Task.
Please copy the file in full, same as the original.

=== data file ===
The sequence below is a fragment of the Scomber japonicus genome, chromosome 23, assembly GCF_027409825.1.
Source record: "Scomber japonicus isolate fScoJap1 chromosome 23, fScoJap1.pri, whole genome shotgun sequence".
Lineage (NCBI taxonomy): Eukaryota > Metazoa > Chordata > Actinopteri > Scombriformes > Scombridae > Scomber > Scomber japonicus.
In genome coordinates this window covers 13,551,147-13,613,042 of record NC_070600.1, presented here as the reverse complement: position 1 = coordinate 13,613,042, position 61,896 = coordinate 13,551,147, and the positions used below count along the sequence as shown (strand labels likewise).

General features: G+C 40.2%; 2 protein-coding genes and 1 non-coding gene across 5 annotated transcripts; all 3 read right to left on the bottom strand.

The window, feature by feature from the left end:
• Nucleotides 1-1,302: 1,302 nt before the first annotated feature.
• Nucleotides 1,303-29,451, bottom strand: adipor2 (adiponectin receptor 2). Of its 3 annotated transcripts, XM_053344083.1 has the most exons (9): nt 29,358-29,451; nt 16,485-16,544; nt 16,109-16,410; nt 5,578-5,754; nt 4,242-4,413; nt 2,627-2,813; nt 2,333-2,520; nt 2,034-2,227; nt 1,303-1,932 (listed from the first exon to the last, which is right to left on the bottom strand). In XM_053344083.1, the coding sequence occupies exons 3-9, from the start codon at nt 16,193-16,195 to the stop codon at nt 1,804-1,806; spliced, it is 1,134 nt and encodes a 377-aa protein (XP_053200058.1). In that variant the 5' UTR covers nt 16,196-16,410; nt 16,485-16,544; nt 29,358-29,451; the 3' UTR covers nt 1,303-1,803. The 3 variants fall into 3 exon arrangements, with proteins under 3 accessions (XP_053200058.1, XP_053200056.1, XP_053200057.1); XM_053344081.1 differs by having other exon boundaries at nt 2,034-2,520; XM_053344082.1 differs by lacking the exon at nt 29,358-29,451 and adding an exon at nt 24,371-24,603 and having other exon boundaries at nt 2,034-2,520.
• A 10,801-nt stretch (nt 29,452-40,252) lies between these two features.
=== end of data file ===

The sequence below is a fragment of the Scomber japonicus genome, chromosome 23, assembly GCF_027409825.1.
Source record: "Scomber japonicus isolate fScoJap1 chromosome 23, fScoJap1.pri, whole genome shotgun sequence".
Lineage (NCBI taxonomy): Eukaryota > Metazoa > Chordata > Actinopteri > Scombriformes > Scombridae > Scomber > Scomber japonicus.
In genome coordinates this window covers 13,551,147-13,613,042 of record NC_070600.1, presented here as the reverse complement: position 1 = coordinate 13,613,042, position 61,896 = coordinate 13,551,147, and the positions used below count along the sequence as shown (strand labels likewise).

General features: G+C 40.2%; 2 protein-coding genes and 1 non-coding gene across 5 annotated transcripts; all 3 read right to left on the bottom strand.

The window, feature by feature from the left end:
• Nucleotides 1-1,302: 1,302 nt before the first annotated feature.
• Nucleotides 1,303-29,451, bottom strand: adipor2 (adiponectin receptor 2). Of its 3 annotated transcripts, XM_053344083.1 has the most exons (9): nt 29,358-29,451; nt 16,485-16,544; nt 16,109-16,410; nt 5,578-5,754; nt 4,242-4,413; nt 2,627-2,813; nt 2,333-2,520; nt 2,034-2,227; nt 1,303-1,932 (listed from the first exon to the last, which is right to left on the bottom strand). In XM_053344083.1, the coding sequence occupies exons 3-9, from the start codon at nt 16,193-16,195 to the stop codon at nt 1,804-1,806; spliced, it is 1,134 nt and encodes a 377-aa protein (XP_053200058.1). In that variant the 5' UTR covers nt 16,196-16,410; nt 16,485-16,544; nt 29,358-29,451; the 3' UTR covers nt 1,303-1,803. The 3 variants fall into 3 exon arrangements, with proteins under 3 accessions (XP_053200058.1, XP_053200056.1, XP_053200057.1); XM_053344081.1 differs by having other exon boundaries at nt 2,034-2,520; XM_053344082.1 differs by lacking the exon at nt 29,358-29,451 and adding an exon at nt 24,371-24,603 and having other exon boundaries at nt 2,034-2,520.
• A 10,801-nt stretch (nt 29,452-40,252) lies between these two features.